Eric Koenigshofer says he won't run for supervisor, endorses Lynda Hopkins
Occidental attorney Eric Koenigshofer announced Wednesday that he will not seek to regain the seat he held 35 years ago on the Board of Supervisors, narrowing the highly competitive race to represent the west Sonoma County district.
Koenigshofer, a 5th District resident for more than four decades, endorsed political newcomer Lynda Hopkins.
Koenigshofer, 66, had been silent for three weeks since Supervisor Efren Carrillo ended the suspense over his plans by announcing that he would not seek a third term. A close political advisor during Carrillo’s first campaign for office at age 27, Koenigshofer had previously said he would run if Carrillo did not.
Instead, he appears to be reprising his role as a political kingmaker by backing Hopkins, a 32-year-old organic farmer from Forestville making her first bid for office.
“I like Lynda and I’m convinced her age and energy and vision of the future are reflective of what I’d like to see out there,” Koenigshofer said. He said he had spent 10 to 12 hours in a half-dozen meetings with Hopkins over the past few months “discussing issues and getting to know her.”
With Koenigshofer’s backing and an endorsement from north county Supervisor James Gore, Hopkins looms as the primary rival to Noreen Evans, 60, a political heavyweight who served a decade in the state Legislature before returning to her private law practice.
Evans, who has solid support from organized labor and environmentalists, also has endorsements from Santa Rosa area Supervisor Shirlee Zane, a friend and political ally, and Sonoma Valley Supervisor Susan Gorin, who, like Evans, is a former Santa Rosa councilwoman.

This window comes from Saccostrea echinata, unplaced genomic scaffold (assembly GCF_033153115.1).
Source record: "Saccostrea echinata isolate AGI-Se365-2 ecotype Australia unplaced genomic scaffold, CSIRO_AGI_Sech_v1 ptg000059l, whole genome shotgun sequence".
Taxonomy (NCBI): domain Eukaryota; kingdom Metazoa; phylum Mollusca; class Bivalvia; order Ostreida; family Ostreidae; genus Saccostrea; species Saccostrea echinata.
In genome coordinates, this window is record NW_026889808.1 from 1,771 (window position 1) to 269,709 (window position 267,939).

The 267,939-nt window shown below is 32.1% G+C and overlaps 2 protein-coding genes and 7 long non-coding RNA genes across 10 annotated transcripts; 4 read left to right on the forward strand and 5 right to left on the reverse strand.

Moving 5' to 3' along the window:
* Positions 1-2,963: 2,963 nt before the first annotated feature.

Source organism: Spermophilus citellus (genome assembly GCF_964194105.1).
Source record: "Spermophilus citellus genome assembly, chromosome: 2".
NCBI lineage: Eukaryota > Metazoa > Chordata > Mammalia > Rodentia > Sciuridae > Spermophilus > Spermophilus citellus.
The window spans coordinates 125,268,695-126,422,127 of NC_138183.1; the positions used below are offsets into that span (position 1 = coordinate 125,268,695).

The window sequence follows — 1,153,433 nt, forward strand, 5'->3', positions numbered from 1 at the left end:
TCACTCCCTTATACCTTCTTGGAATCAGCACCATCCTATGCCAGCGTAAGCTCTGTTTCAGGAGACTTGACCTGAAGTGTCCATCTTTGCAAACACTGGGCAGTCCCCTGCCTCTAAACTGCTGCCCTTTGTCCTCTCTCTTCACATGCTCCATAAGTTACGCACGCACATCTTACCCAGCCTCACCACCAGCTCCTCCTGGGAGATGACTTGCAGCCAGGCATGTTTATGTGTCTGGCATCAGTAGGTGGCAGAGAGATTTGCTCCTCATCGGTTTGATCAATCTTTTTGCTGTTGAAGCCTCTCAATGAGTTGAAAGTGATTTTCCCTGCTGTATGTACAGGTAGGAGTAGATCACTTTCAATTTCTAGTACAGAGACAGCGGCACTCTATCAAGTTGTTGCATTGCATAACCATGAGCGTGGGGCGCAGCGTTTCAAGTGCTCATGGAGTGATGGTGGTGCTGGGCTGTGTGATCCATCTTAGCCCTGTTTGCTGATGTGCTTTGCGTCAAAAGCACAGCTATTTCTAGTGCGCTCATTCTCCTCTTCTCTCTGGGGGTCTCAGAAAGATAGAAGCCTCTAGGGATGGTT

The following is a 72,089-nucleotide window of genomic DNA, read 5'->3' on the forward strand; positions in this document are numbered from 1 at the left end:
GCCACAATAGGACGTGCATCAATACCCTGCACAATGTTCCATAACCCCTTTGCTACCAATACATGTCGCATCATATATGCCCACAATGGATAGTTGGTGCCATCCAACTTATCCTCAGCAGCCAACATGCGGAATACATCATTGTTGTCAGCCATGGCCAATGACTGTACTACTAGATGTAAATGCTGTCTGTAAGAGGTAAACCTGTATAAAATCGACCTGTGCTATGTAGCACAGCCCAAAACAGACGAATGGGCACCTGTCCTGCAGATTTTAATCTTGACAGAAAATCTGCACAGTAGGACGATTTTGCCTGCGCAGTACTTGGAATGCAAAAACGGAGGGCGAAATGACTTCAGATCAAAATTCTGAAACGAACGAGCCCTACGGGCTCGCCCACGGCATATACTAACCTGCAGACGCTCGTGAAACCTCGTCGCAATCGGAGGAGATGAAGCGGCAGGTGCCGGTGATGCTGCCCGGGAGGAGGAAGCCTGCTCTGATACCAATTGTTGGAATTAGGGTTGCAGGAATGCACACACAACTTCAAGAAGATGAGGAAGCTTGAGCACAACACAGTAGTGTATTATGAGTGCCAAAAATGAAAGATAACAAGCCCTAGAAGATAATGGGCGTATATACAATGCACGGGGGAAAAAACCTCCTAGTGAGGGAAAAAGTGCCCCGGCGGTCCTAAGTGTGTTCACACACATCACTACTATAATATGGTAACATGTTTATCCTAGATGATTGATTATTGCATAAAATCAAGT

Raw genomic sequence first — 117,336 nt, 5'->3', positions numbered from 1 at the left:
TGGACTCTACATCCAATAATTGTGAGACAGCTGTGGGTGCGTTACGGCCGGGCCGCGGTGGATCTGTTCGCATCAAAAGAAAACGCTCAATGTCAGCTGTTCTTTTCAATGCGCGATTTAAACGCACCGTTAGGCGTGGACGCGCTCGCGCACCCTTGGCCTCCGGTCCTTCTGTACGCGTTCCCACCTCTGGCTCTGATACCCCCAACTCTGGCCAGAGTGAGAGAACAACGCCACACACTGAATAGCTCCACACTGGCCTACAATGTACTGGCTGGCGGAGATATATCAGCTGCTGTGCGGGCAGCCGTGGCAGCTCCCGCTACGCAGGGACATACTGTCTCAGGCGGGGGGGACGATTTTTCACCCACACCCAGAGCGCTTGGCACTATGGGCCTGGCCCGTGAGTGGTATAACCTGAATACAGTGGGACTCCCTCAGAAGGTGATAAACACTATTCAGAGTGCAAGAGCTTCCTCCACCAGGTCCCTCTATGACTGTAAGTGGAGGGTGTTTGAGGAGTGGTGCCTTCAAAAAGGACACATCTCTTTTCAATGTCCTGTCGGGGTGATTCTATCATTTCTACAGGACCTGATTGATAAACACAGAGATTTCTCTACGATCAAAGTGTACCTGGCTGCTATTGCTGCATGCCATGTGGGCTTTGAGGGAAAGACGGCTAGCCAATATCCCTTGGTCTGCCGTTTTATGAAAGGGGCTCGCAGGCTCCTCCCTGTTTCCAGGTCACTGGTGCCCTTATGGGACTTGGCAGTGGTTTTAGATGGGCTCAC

Evans’ recent move from her east Santa Rosa home to Sebastopol to be eligible to run in the 5th District opens her to the criticism Koenigshofer expressed, saying he rejects “the idea of district-shopping that undermines the integrity of local government.”
Five other potential candidates are eying the race, all of whom would likely have difficulty competing in an election that experts say will cost between $100,000 and $300,000 to win. Evans can likely raise as much as $500,000, said David McCuan, a Sonoma State University political scientist.
Koenigshofer, who was elected to the board in 1976, recalled being part of the environmental majority - with former Supervisors Helen Rudee and Brian Kahn - that adopted the county’s first General Plan, a codified approach to managing development.
Hopkins “isn’t easily pigeon-holed” as either a business or environmental advocate, Koenigshofer said, but “has the potential to take us beyond that to a more nuanced” approach to governing.
Koenigshofer said he has played a role in electing the west county supervisor ever since his lone term ended, backing his successor, Ernie Carpenter, in 1980, losing his own race with Mike Reilly in 1996 and supporting Carrillo in 2008.
You can reach Staff Writer Guy Kovner at 521-5457 or email@example.com. On Twitter @guykovner.